Here be dragons. And vampires. And giants, sea monsters and minotaurs.
Explore our bestiary of strange creatures from myth and legend. Some are straight from the pages of novels or lifted from the big screen. Others have origins in folklore and mythology. All of them are fearsome creatures that will beguile your kids.
Can you name three monsters that live in the icy waters between Greenland and Norway? Do you know what a yacumama looks like? And who knew that the cute mogwai from the film Gremlins has its inspiration in a legend from China?
The world is a big place and contains many thousands of monster tales. We’ve narrowed things down to 15 of the most popular or intriguing, accounting for geographical spread.
Tales of wild human-like creatures are common in many remote regions of the world. In the Himalayas they are known as the sasquatch, while Australian aborigines speak of yowies. Perhaps the most celebrated is the so-called Bigfoot of Canadian and American lore. Despite many supposed sightings, unusual footprints, and even shaky video footage, no credible evidence has ever been found to suggest that large apes roam the mountains of North America. It’s all fertile territory for filmmakers, though. Young viewers may be familiar with recent films such as Missing Link and Little Foot, which both feature bigfoots or yetis in the title role.
Less well-known, but equally intriguing, is the Bunyip of Australian aboriginal myth. It lurks in swamps, creeks and billabongs waiting to pounce on unsuspecting paddlers. Its appearance varies wildly, depending on who’s telling the story. The commonest form is a kind of seal-dog with shaggy black hair, and sometimes a long neck. The origins of the myth are intriguing to ponder. Some speculate the bunyip arose from rare sightings of seals swimming inland. Others believe the bunyip is a folk memory from the time when aboriginal Australians lived among now-extinct predators.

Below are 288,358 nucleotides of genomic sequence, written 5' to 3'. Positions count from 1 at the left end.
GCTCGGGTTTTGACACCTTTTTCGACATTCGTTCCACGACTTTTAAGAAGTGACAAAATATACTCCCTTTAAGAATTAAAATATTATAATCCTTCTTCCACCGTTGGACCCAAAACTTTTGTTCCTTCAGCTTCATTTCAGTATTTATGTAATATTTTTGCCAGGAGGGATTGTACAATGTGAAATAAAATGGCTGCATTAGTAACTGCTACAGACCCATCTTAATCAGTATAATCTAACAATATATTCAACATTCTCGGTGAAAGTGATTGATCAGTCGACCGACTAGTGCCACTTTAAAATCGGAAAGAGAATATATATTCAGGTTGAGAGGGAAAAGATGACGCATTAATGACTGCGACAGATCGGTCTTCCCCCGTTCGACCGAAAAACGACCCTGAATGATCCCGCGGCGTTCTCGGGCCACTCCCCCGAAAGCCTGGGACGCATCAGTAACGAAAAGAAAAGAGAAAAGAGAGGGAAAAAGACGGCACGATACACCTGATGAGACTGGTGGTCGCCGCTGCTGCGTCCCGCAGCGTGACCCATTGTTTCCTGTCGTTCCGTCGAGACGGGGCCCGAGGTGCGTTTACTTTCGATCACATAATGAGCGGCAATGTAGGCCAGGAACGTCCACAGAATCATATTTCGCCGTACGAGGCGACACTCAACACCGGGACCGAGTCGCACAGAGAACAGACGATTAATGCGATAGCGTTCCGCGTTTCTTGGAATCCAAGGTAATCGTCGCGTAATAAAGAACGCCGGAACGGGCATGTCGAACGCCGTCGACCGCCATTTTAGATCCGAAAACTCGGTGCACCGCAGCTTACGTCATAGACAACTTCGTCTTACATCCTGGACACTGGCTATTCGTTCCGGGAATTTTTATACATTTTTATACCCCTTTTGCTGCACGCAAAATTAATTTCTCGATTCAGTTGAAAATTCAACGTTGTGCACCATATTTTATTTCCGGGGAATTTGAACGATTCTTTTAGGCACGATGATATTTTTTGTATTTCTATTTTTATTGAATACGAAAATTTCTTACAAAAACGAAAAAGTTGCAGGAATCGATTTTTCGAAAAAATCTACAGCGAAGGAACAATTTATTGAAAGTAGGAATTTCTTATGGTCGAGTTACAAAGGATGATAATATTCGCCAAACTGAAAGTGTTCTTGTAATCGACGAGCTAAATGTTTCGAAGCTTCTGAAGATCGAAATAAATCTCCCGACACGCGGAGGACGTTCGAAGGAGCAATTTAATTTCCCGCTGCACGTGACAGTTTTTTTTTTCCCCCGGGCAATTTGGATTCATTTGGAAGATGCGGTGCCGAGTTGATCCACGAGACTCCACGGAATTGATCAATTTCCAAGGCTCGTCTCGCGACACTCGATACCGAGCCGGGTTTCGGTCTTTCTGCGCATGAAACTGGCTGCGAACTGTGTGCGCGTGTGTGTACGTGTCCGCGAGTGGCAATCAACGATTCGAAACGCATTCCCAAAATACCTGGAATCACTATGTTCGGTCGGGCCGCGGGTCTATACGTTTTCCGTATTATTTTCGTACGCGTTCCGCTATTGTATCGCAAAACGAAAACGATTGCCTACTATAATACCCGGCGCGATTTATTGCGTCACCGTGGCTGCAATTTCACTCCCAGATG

While many of the creatures in the list are of ancient origin, the chupacabra only emerged in the 1990s. This mysterious monster is described as dog-like - sometimes lizard-like - and it is said to attack livestock to drink their blood (the name chupacabra means ‘goat sucker’). The first accounts arose from Puerto Rico in 1995 and the creature has since been reported all over the Americas. Naturally, no strong evidence has ever been found, and the whole chupacabra myth is presumably down to people ascribing supernatural causes to more mundane animal attacks.
Bram Stoker’s famous creation hails (equally as famously) from the mountainous Romanian province of Transylvania. The immortal, fanged blood-sucker was based on ancient European vampire mythology, and named for the very real 15th century ruler Vlad Dracul. Reviews of the book at the time of its publication (1897) described it as “the last word” on the vampire myth. That turned out to be woefully naive, as any Buffy, Twilight or Count Duckula fan will tell you.